© 2024 Louisville Public Media

Public Files:
89.3 WFPL · 90.5 WUOL-FM · 91.9 WFPK

For assistance accessing our public files, please contact info@lpm.org or call 502-814-6500
89.3 WFPL News | 90.5 WUOL Classical 91.9 WFPK Music | KyCIR Investigations
Play Live Radio
Next Up:
0:00 0:00
Available On Air Stations
Stream: News Music Classical

At Metro Hall, Louisvillians Celebrate May Day -- And Talk 'Loyalty'

In May 1886, a massacre at Haymarket Square in Chicago shaped the International Workers’ Movement of today. Workers were striking to recognize an eight-hour work day. The violent clashes between police, strikers and strikebreakers left police officers and laborers dead.

Today, workers around the world have the day off as their countries celebrate International Workers’ Day. And in Louisville, dozens marched from the Muhammad Ali Center to Metro Hall to demand rights for workers and immigrants, and to combat xenophobia, transphobia and racism.

“May Day is an important holiday celebrated all around. It’s the real Labor Day,” said Stephon Barbour, a filmmaker and activist who was at the event. “When I lived in Ecuador, May Day was a big deal.”


David Horvath said the day doesn’t only have its roots in labor rights.

“It’s everything from a pagan day marking the change of the seasons to religious holidays to cultural events,” he said. “We need to show our unity with all of those interpretations.

Some may also be observing today as Loyalty Day -- a day that, despite what you might've read on Facebook during the past few days, didn't begin with President Donald Trump.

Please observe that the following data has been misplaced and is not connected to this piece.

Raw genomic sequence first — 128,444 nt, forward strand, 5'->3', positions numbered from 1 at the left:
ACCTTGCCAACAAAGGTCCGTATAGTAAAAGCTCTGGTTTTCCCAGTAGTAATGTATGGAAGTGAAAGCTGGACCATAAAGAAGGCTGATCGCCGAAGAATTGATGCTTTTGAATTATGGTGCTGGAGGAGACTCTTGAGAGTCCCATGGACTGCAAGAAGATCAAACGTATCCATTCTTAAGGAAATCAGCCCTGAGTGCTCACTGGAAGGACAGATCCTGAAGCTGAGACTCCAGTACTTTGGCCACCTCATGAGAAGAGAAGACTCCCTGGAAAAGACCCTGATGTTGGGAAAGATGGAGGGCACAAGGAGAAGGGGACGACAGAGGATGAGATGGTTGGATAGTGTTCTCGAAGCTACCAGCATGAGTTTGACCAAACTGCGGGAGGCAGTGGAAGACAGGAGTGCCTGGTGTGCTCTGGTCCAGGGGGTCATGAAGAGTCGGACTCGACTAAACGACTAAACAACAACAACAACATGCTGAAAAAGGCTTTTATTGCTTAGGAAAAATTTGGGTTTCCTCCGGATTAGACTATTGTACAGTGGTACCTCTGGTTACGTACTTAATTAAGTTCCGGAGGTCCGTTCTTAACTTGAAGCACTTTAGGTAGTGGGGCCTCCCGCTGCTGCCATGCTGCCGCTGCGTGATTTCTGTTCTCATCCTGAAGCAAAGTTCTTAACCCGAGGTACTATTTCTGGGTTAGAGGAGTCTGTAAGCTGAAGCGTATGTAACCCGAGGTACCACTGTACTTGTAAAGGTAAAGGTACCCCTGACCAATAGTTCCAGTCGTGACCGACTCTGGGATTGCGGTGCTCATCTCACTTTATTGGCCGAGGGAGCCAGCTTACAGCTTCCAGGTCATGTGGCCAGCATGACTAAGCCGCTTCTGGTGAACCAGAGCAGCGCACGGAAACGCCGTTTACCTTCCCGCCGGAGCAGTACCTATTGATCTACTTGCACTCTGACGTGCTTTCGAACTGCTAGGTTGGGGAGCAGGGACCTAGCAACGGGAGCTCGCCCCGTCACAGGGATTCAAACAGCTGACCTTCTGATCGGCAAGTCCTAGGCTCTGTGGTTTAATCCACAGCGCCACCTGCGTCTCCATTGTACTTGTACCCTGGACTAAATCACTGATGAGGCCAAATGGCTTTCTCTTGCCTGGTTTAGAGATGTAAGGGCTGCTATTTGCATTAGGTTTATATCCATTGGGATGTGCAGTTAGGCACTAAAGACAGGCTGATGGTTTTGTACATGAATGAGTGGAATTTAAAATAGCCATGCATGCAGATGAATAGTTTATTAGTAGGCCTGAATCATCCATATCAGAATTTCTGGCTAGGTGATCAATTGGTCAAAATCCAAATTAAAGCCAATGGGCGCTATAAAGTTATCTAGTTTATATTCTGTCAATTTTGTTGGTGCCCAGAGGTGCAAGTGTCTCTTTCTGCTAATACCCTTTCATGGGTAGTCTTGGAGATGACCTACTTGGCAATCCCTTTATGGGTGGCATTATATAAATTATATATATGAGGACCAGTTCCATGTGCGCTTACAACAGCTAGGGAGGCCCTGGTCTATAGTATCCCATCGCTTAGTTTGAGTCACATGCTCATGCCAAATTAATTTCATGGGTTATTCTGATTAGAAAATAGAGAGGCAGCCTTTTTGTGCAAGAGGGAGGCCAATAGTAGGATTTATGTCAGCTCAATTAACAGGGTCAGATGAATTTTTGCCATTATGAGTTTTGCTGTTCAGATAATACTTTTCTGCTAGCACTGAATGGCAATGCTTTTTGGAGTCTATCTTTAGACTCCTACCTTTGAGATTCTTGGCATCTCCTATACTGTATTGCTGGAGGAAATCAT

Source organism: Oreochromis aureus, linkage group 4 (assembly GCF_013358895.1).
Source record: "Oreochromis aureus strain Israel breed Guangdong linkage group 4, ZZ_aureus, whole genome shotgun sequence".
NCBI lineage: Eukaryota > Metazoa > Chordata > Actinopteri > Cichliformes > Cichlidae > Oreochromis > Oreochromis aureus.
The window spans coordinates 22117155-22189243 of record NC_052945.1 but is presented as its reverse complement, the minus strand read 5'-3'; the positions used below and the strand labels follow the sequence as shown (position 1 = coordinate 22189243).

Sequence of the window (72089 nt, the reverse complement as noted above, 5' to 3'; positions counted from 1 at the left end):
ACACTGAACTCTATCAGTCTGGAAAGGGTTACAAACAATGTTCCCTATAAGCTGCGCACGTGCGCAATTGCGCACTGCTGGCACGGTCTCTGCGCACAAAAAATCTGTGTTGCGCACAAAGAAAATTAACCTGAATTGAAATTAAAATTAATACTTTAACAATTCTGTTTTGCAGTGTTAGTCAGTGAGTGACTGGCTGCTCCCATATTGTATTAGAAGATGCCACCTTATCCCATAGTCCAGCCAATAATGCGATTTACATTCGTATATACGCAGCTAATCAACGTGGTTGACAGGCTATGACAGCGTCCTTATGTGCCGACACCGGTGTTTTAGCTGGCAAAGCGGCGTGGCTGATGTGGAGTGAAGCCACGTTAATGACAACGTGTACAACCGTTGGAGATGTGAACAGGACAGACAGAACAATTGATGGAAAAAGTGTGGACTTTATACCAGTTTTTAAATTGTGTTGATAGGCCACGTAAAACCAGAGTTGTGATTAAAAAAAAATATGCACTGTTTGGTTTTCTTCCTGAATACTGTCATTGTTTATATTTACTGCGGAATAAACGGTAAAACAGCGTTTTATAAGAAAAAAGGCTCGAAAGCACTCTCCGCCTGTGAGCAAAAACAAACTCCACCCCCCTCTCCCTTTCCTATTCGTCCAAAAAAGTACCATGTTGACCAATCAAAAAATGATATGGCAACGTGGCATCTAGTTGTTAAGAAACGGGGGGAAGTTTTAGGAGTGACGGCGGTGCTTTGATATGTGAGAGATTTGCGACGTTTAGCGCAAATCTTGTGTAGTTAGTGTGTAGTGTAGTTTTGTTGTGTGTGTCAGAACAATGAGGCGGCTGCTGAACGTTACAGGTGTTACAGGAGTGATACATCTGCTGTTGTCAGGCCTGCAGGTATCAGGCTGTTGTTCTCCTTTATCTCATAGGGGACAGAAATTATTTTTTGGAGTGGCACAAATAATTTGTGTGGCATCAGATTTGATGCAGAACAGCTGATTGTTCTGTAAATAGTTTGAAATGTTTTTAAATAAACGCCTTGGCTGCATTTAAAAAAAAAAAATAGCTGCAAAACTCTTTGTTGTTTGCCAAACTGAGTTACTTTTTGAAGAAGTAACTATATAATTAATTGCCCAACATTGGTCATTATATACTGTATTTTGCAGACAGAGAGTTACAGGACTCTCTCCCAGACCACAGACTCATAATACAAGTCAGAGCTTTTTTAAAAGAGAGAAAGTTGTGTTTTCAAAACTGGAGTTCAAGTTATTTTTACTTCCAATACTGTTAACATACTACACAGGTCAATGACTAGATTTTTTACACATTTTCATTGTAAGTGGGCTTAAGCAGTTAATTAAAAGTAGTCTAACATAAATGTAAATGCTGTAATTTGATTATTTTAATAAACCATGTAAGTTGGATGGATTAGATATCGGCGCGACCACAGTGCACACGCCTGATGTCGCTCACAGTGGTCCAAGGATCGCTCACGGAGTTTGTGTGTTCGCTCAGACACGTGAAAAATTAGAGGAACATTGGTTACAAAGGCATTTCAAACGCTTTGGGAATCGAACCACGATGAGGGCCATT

In the midst of McCarthyism in the 1950s, the day was recognized as an annual holiday. And every year, U.S. presidents celebrate the day with a proclamation. Trump’s first proclamation for the day honors veterans and service members, pledges to destroy ISIS and urges Americans to show loyalty to limited government.

But celebrants in Louisville on Monday were showing their loyalty elsewhere.

Riece Hamilton, a nursing student and reproductive rights advocate, moved back to Louisville about a year-and-a-half ago. For her, it’s important to contribute to her community, whether it’s supporting the businesses and events of neighbors or lending a neighbor the proverbial cup of sugar.

“I think loyalty is an action, more than just a word,” she says. “You show your loyalty by doing."

Roxanne Scott covers education for WFPL News.

Can we count on your support?

Louisville Public Media depends on donations from members – generous people like you – for the majority of our funding. You can help make the next story possible with a donation of $10 or $20. We'll put your gift to work providing news and music for our diverse community.